This morning, I noticed that the price of gasoline at the pump was $1.77 per gallon. To put that in perspective, when I first started driving, I remember the price being around $2.02 per gallon…
How does the price of crude oil correlate to the price of gasoline at the pump?
Good question! As of the publication of this blog, according to Bloomberg Energy, the price of WTI Crude is $26.10 per barrel and Brent Crude is $33.63 per barrel. There is clearly a correlation between the price at the pump and the price of a barrel of crude oil.
Crude oil is the main component making up gasoline, so the price of a barrel of crude oil truly does account for a substantial part of the price of gasoline.
However, in addition to refinery costs, etc., there are other factors that come into play when looking at the price of gasoline at the pump.
The other main factor to consider when looking at the price at the pump, and the price of crude oil as well, is demand. Recent headlines have been addressing lower gasoline demand:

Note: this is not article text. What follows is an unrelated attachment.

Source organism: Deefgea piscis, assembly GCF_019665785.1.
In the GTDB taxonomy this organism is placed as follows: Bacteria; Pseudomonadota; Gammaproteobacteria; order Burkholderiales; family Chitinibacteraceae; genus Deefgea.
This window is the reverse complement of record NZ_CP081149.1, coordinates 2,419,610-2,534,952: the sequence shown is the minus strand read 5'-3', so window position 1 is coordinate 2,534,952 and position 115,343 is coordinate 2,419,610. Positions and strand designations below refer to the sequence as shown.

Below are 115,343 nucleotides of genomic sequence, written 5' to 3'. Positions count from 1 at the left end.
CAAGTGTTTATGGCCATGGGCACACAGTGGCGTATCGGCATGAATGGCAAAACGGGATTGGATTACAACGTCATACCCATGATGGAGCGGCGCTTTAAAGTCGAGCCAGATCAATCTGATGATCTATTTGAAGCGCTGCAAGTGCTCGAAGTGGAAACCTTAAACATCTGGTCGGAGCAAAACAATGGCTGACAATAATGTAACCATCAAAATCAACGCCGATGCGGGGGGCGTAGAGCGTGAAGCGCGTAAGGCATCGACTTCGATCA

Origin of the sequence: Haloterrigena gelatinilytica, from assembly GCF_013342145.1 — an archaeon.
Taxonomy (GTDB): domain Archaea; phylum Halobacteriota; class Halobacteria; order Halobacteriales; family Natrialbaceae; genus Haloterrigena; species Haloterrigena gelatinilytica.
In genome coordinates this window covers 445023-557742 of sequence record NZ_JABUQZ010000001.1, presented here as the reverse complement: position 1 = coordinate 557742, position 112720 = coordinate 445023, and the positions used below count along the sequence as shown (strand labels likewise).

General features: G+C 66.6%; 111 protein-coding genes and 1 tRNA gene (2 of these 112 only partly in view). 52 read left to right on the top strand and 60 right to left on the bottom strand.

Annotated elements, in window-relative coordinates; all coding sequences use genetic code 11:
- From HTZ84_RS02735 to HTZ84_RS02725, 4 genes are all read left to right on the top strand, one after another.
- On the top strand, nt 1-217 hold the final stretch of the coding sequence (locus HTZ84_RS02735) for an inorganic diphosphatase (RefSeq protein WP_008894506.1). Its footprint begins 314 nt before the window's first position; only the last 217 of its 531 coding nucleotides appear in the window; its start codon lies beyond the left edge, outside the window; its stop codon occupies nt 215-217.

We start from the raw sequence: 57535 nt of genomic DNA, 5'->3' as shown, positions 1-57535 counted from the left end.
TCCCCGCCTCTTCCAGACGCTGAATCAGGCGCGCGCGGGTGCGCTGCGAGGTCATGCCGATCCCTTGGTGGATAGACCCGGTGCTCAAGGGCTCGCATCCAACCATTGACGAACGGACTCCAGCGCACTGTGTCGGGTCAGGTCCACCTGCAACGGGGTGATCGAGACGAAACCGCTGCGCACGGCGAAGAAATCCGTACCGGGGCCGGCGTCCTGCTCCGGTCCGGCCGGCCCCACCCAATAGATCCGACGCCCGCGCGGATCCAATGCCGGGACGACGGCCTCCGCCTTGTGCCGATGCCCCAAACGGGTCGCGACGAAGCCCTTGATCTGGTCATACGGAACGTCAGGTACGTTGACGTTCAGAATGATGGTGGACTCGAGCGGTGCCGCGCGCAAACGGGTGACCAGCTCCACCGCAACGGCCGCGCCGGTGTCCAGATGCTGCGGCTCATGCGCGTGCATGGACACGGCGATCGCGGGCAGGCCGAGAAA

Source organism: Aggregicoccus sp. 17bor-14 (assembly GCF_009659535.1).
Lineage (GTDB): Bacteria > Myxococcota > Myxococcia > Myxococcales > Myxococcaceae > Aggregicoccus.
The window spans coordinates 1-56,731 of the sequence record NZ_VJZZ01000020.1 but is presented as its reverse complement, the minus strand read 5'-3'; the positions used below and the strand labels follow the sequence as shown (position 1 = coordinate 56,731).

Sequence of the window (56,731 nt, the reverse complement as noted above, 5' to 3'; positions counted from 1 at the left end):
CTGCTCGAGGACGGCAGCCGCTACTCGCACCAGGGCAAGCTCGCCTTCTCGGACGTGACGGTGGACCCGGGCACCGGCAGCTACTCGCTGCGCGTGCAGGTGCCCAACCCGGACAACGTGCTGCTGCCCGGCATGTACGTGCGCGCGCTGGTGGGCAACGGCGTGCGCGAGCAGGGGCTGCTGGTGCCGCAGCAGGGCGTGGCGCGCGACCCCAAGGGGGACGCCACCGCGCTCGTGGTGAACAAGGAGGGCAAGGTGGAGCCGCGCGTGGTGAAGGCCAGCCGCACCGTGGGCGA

According to Bloomberg’s article entitled, Staggering Loss of Oil Demand Raises Pressure on OPEC+ to Cut Output:
“The most shocking drop in U.S. consumption was concentrated on gasoline, long the fuel that powered the American way of life. The Energy Information Administration said a proxy for gasoline demand fell to 5.06 million barrels a day, the lowest since weekly data is available starting in 1990. Separate monthly data suggests the U.S. may have not consumed so little gasoline anytime since 1969, the year of the moon landings.”
A critical factor in both crude oil prices and the price of gasoline is supply. The big discussion concerning supply recently has focused on the global crude oil supply. As we all know, that is where The Organization of Petroleum Exporting Countries (“OPEC”) has historically come into play. OPEC is reportedly set to meet virtually this week actually, on April 9, 2020.
Hand in hand with supply issues come storage issues. In fact, storage issues that we did not think possible may be on the horizon. According to a recent article in S&P Global entitled, No place to go: Oil storage filling up amid collapsing demand, excess production, “Concerns are mounting that the U.S. soon may not have enough oil storage to absorb a collapse in demand caused by the coronavirus that has started to ripple through the supply chain, with consequences for producers, pipelines, refiners and consumers.”
Therefore, while consumers may be happy about the low price of gasoline at the pump, we cannot lose sight of the other factors contributing to that low cost and the potential consequences of the same. Stay tuned…